I actually do work full-time because I have no choice. I only have me to support myself and if I went on disability, I would never be able to afford to live, it's just not enough money. I think I would be on my death bed and still trying to work. I have to say I am a lot better since my spine surgery. At least now I can walk around for about 1/2 hour to 45 minutes, though I try to lean on shopping carts when possible. And I can walk almost upright again. Yes, I still have pain, plus other new pains, but I take a bunch of meds which help a lot. Right now my biggest problem seems to be new nerve symptoms, many of which in no way can be related to my lumbar spine problems. I do take Lyrica, which helps, but it doesn't entirely keep my nerve symptoms away.

Definitely let me know if/when you get that other doctor appointment and what they think or did. Again, I can't diagnose you, but from some of your answers you might have stenosis. One of the hallmark signs is not being able to lean backwards or having worsening pain when doing so as well as having to lean on a shopping cart or walker or something else while walking. Leaning forward is usually what lessens lumbar stenosis pain.

 
Old 11-09-2009, 09:31 AM   #6
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Re: Back problems and very sore ankles

Some excellent responses so far, especially from Baybreeze. You might consider EFT - Emotional Freedom Release. It's been very effective for pain.

 
Old 11-09-2009, 09:47 AM   #7
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Re: Back problems and very sore ankles

Excellent responses so far, especially by Baybreeze. You might consider EFT - Emotional Freedom Technique. It's been effective with many kinds of pain.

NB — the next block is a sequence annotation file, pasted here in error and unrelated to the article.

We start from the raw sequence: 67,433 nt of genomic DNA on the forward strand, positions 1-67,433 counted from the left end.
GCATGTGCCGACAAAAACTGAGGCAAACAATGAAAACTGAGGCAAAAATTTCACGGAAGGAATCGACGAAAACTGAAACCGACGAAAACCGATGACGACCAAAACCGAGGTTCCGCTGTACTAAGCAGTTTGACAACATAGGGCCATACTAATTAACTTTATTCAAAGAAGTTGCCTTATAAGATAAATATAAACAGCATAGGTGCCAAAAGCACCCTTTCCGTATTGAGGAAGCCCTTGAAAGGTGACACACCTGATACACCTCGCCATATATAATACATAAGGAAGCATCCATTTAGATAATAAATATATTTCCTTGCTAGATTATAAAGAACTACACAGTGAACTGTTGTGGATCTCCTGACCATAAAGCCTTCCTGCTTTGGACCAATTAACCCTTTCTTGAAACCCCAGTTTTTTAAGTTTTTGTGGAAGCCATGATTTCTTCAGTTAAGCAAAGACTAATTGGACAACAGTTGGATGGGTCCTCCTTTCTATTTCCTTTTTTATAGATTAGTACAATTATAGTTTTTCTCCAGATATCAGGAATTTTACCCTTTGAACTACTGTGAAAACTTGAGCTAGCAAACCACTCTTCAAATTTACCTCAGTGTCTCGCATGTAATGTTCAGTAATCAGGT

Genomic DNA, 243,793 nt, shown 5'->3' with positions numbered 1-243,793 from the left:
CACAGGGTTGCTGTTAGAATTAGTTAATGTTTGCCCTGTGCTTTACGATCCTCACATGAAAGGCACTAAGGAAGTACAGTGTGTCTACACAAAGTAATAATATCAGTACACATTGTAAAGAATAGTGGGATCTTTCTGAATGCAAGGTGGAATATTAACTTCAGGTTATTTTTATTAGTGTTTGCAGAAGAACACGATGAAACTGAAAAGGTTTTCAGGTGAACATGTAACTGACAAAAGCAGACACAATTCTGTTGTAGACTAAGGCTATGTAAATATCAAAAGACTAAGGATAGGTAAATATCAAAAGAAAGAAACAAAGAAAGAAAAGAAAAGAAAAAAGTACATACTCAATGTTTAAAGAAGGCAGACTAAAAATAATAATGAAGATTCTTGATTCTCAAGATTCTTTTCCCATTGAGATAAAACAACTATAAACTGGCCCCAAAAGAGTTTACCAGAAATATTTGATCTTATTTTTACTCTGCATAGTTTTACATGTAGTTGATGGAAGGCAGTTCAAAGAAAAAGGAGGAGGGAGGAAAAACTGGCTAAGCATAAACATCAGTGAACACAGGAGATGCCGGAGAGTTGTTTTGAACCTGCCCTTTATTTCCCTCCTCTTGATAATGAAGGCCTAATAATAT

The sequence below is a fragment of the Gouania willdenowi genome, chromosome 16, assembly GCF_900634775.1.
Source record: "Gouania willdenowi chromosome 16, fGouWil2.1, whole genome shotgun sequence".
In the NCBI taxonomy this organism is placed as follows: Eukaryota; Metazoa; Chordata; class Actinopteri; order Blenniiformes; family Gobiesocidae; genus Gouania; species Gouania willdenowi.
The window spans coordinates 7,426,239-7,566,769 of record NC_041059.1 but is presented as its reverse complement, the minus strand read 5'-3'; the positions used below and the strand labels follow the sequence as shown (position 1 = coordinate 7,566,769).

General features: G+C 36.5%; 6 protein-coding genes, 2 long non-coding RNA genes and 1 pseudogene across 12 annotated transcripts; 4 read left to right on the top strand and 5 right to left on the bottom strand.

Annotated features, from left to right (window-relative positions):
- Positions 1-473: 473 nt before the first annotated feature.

Old 11-10-2009, 05:14 PM   #8
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Re: Back problems and very sore ankles

I do have a doctor apt. on Nov. 18th at The Rothman Institute in my area. They have the written report from the MRI but also requested the CD with the images. I notice you mentioned you also have nerve damage. I have something called Tremors. It has effected my writing somewhat. I notice I need to write slower or it is all sribble, right hand shakes with cup or glass in it, etc. I see a Neurologist for that.
My back has been o.k the past week. My feet right now has been giving me problems. Of course what else is new. Going out on disability does not pay. The insurance alone would eat up more than half of what you'd receive. I lot of the medication my Primary doctor perscribs for arthritis doesn't work. And they don't understand. On that note - to this date I have to yet hear from my Primary doctor on results of MRI. Don't need him now after a month - apt. with a new doctor.

 
Old 11-10-2009, 07:06 PM   #9
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Re: Back problems and very sore ankles

Ohhh, that's great! I went to Rothman for my spine surgery and they were highly recommended to me. I even got to speak to some prior patients in my Physical Therapy who used my surgeon, which was great. I have been thinking of going there to get another opinion about my right ankle, which is really bad, but haven't gotten around to it yet. My sister used them for her recent shoulder surgery as well and has had an excellent outcome. I am very glad that I went there because, like I said, I am a lot better than I was before surgery. With the scar tissue, they do all they can to minimize it and so did I with stretching and PT, but it still happens. I do have a lot of other joint problems as well as spinal arthritis and my surgeon said right off the bat that surgery would not help arthritis pain and I understood that. I wish you lots of luck with that appointment and let me know how it goes!

 
Old 01-04-2010, 04:50 PM   #10
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Re: Back problems and very sore ankles

I was involved in a car accident where I hurt my back in three places. One thing I've notice is that hot/cold treatments work when you do them all the time--especially when you feel fine. A really good massage therapist will work wonders, so keep looking for the right one. Another factor is the circulation, so keep moving.

Last edited by moderator2; 01-04-2010 at 05:33 PM. Reason: please do not post websites except as described in the Posting Policy